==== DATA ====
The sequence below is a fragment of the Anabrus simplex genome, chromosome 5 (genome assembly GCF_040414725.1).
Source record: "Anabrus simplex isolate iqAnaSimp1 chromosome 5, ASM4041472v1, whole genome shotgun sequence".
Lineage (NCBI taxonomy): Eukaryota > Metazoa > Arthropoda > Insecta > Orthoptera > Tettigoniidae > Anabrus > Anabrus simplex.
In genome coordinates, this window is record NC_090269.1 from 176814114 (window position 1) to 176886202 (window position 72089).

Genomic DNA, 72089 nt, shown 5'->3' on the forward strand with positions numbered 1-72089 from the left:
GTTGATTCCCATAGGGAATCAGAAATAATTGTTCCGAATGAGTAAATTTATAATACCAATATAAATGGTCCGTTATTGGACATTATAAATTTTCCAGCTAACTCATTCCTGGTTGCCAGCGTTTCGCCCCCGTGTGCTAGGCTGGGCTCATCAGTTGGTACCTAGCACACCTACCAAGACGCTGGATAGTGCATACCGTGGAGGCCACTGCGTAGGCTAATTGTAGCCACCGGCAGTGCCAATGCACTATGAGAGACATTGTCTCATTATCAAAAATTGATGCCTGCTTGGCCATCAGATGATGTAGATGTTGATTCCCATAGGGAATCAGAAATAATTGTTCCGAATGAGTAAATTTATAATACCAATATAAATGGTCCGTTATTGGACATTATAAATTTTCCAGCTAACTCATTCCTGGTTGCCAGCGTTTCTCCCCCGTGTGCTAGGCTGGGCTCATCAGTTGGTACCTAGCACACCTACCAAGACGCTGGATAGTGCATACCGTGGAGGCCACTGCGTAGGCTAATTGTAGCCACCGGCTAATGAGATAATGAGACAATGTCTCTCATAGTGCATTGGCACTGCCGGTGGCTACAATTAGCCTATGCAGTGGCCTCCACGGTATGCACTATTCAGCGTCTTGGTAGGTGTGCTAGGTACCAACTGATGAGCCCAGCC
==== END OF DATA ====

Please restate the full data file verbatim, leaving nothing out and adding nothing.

The sequence below is a fragment of the Anabrus simplex genome, chromosome 5 (genome assembly GCF_040414725.1).
Source record: "Anabrus simplex isolate iqAnaSimp1 chromosome 5, ASM4041472v1, whole genome shotgun sequence".
Lineage (NCBI taxonomy): Eukaryota > Metazoa > Arthropoda > Insecta > Orthoptera > Tettigoniidae > Anabrus > Anabrus simplex.
In genome coordinates, this window is record NC_090269.1 from 176814114 (window position 1) to 176886202 (window position 72089).

Genomic DNA, 72089 nt, shown 5'->3' on the forward strand with positions numbered 1-72089 from the left:
GTTGATTCCCATAGGGAATCAGAAATAATTGTTCCGAATGAGTAAATTTATAATACCAATATAAATGGTCCGTTATTGGACATTATAAATTTTCCAGCTAACTCATTCCTGGTTGCCAGCGTTTCGCCCCCGTGTGCTAGGCTGGGCTCATCAGTTGGTACCTAGCACACCTACCAAGACGCTGGATAGTGCATACCGTGGAGGCCACTGCGTAGGCTAATTGTAGCCACCGGCAGTGCCAATGCACTATGAGAGACATTGTCTCATTATCAAAAATTGATGCCTGCTTGGCCATCAGATGATGTAGATGTTGATTCCCATAGGGAATCAGAAATAATTGTTCCGAATGAGTAAATTTATAATACCAATATAAATGGTCCGTTATTGGACATTATAAATTTTCCAGCTAACTCATTCCTGGTTGCCAGCGTTTCTCCCCCGTGTGCTAGGCTGGGCTCATCAGTTGGTACCTAGCACACCTACCAAGACGCTGGATAGTGCATACCGTGGAGGCCACTGCGTAGGCTAATTGTAGCCACCGGCTAATGAGATAATGAGACAATGTCTCTCATAGTGCATTGGCACTGCCGGTGGCTACAATTAGCCTATGCAGTGGCCTCCACGGTATGCACTATTCAGCGTCTTGGTAGGTGTGCTAGGTACCAACTGATGAGCCCAGCC